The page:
Fletcher Allen, a Vermont university hospital and medical center, serves all of
Vermont and the northern New York region. Located in Burlington, Fletcher Allen is a regional, academic healthcare center and teaching hospital in alliance with the University of Vermont.
Choosing a doctor or another type of health professional to help with your health care is very important. Never before have people had so many kinds of doctors and other health professionals to choose from. The relationship you have with your health professional greatly influences the health decisions you make and, ultimately, your health.
Talk with your health professional about being a partner in your health decisions. He or she will most likely support your desire to take an active role in your health care.
Think about these important things when you are choosing a health professional:
- Is the health professional well-trained and experienced?
- Is the health professional board-certified?
- Will the health professional be available when needed?
- Will the health professional work in partnership with you?
- Does your health plan provide coverage for this service?
This topic lists many of the specialties and subspecialties of medical doctors (MDs) and osteopathic doctors (DOs). It also provides listings for other types of health professionals you may see for your health needs. Each listing includes a description of the specialty and information about why you might choose that type of health professional.
Medical specialists are doctors who have completed advanced education and clinical training in a specific area of medicine (their specialty area). Examples of medical specialists include the following:
- Addiction psychiatrist
- Adolescent medicine specialist
- Allergist (immunologist)
- Cardiac electrophysiologist
- Cardiovascular surgeon
- Colon and rectal surgeon
- Critical care medicine specialist
- Developmental pediatrician
- Emergency medicine specialist
- Family medicine physician
- Forensic pathologist
- Geriatric medicine specialist
- Gynecologic oncologist
- Hand surgeon
- Hospice and palliative medicine specialist
- Hyperbaric physician
- Infectious disease specialist
- Interventional cardiologist
- Medical examiner
- Medical geneticist
- Neurological surgeon
- Nuclear medicine specialist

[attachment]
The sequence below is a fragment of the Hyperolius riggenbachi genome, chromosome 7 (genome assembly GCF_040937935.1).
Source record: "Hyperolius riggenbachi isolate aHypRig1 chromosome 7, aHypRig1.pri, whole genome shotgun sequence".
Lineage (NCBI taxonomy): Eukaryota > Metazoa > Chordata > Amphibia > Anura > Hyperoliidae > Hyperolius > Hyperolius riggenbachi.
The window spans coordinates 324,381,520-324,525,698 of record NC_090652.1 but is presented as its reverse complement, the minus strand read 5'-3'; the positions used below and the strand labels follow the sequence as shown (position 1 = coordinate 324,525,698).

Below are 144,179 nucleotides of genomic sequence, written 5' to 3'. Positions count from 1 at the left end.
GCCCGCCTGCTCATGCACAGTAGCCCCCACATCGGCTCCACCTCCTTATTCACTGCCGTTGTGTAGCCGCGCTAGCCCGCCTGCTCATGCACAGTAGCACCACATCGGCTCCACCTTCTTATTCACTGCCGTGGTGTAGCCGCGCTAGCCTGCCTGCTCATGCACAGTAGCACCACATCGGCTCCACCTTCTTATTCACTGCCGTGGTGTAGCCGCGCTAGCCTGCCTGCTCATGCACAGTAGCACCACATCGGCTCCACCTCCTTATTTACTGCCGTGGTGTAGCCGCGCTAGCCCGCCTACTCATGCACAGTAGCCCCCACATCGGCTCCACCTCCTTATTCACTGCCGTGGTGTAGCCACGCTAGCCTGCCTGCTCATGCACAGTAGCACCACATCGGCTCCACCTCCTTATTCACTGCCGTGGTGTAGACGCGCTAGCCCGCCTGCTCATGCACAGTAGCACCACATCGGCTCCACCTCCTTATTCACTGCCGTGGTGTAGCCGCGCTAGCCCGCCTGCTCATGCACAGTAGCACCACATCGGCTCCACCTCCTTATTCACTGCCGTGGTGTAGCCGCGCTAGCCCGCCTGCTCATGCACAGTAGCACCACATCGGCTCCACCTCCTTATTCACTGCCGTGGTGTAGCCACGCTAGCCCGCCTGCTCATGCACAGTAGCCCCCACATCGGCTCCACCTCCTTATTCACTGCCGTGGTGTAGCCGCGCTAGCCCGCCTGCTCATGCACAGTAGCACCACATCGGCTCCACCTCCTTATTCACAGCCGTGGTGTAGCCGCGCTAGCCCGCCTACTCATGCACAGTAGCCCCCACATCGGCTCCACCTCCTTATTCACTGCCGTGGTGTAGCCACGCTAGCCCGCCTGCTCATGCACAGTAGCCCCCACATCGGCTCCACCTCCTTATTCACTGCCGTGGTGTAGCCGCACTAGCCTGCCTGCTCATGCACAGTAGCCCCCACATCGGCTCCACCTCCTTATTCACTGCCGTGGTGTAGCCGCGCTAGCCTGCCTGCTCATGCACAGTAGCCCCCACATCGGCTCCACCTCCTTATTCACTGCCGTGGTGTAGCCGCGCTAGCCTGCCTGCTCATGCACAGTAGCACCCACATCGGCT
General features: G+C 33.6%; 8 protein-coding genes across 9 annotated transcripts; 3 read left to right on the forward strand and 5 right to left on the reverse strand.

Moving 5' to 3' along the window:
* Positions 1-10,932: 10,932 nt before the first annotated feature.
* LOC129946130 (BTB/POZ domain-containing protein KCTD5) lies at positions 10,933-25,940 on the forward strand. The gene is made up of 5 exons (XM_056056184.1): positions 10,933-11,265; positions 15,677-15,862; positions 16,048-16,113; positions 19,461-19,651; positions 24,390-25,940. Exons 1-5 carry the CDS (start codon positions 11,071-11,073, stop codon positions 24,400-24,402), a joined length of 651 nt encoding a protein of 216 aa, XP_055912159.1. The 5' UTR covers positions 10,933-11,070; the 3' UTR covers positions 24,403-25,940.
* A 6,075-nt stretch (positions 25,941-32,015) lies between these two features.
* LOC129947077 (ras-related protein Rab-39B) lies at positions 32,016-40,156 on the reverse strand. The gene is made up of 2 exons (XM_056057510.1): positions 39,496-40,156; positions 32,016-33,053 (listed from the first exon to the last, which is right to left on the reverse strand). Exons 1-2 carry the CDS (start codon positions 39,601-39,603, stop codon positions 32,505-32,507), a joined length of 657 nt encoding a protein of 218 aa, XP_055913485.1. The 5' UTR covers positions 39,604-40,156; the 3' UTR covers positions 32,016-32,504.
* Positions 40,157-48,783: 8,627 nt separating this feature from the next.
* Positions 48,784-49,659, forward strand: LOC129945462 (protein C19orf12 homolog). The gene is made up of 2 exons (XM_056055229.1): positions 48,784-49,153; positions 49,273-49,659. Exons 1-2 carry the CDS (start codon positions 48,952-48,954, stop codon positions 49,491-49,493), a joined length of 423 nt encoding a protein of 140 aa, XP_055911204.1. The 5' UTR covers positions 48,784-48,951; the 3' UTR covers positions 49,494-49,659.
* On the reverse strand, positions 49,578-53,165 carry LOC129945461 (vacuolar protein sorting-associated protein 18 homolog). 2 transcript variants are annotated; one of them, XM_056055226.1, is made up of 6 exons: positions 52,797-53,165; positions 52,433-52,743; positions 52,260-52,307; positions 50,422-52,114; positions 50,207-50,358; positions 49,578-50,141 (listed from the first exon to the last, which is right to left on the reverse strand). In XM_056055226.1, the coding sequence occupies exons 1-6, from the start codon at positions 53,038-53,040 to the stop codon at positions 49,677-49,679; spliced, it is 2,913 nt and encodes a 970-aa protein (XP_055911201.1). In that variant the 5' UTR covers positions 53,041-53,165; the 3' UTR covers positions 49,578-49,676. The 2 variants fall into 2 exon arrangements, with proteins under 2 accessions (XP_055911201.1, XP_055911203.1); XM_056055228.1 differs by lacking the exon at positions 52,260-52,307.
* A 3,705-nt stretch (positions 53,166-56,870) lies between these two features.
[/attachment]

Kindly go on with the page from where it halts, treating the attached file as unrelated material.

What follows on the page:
- Occupational medicine specialist
- Oral surgeon (maxillofacial surgeon)
- Orthopedic surgeon
- Otolaryngologist (ear, nose, and throat specialist)
- Pain management specialist
- Plastic surgeon
- Radiation oncologist
- Reproductive endocrinologist
- Sleep disorders specialist
- Spinal cord injury specialist
- Sports medicine specialist
- Thoracic surgeon
- Vascular surgeon
Other Health Professional Specialists
Other health professional specialists include the following:
- Certified diabetes educator (CDE)
- Certified nurse-midwife
- Certified nursing assistant (CNA)
- Certified professional midwife
- Certified registered nurse anesthetist (CRNA)
- Chiropractor (doctor of chiropractic medicine)
- Dental hygienist
- Genetic counselor
- Lay midwife
- Licensed mental health counselor
- Licensed nurse (LPN or LVN)
- Naturopathic doctor (ND)
- Nurse practitioner (NP)
- Occupational therapist (OT)
- Physical therapist (PT)
- Physician assistant (PA)
- Psychiatric nurse
- Radiologic technologist
- Recreational therapist
- Registered dietitian (RD)
- Registered nurse (RN)
- Respiratory therapist (RT)
- Social worker
- Speech-language pathologist (speech therapist)
Preparing for Your Appointment
Before the visit
Collect the following information before your visit. Take it with you to your appointment.
- Gather any medical records for previous treatment for the same or a similar problem.
- Make a list of all prescription and nonprescription medicines you are taking.
During the visit
- State your main problem or reason for your visit.
- Describe your symptoms.
- Describe your past experiences with this problem.
- State how this problem is affecting your life.
After the visit
- What your health professional thinks the problem might be.
- What you might expect to happen next.
- What you can do to manage your problem at home.
Questions to ask about medicines, tests, and treatments
- What is the name of the medicine, test, or treatment?
- Why is it needed?
- What are the risks?
- What are potential side effects?
- Are there alternatives?
- How much does it cost?
- Is the cost of the medicine covered by my insurance?
- What will happen if I decide not to have treatment?
- How do I take this medicine?
- How will this medicine react with other medicines I am taking?
- How do I prepare for each test or treatment?
Questions to ask at the end of your visit
- When should I return for another visit?
- When will test results be available?
- Should I contact you or will you contact me?
- Be sure to ask for copies of any test results.
- Are there any danger signs that I need to look for?
- What else do I need to know?
For more information, see the topic Making the Most of Your Appointment.
Other Places To Get Help
|American Board of Medical Specialties|
Other Works Consulted
- Anspaugh DJ, et al. (2011). Becoming a responsible health care consumer. In Wellness: Concepts and Applications, 8th ed., pp. 453–484. New York: McGraw-Hill.
|Anne C. Poinier, MD - Internal Medicine|
|E. Gregory Thompson, MD - Internal Medicine|
|Last Revised||August 16, 2013|
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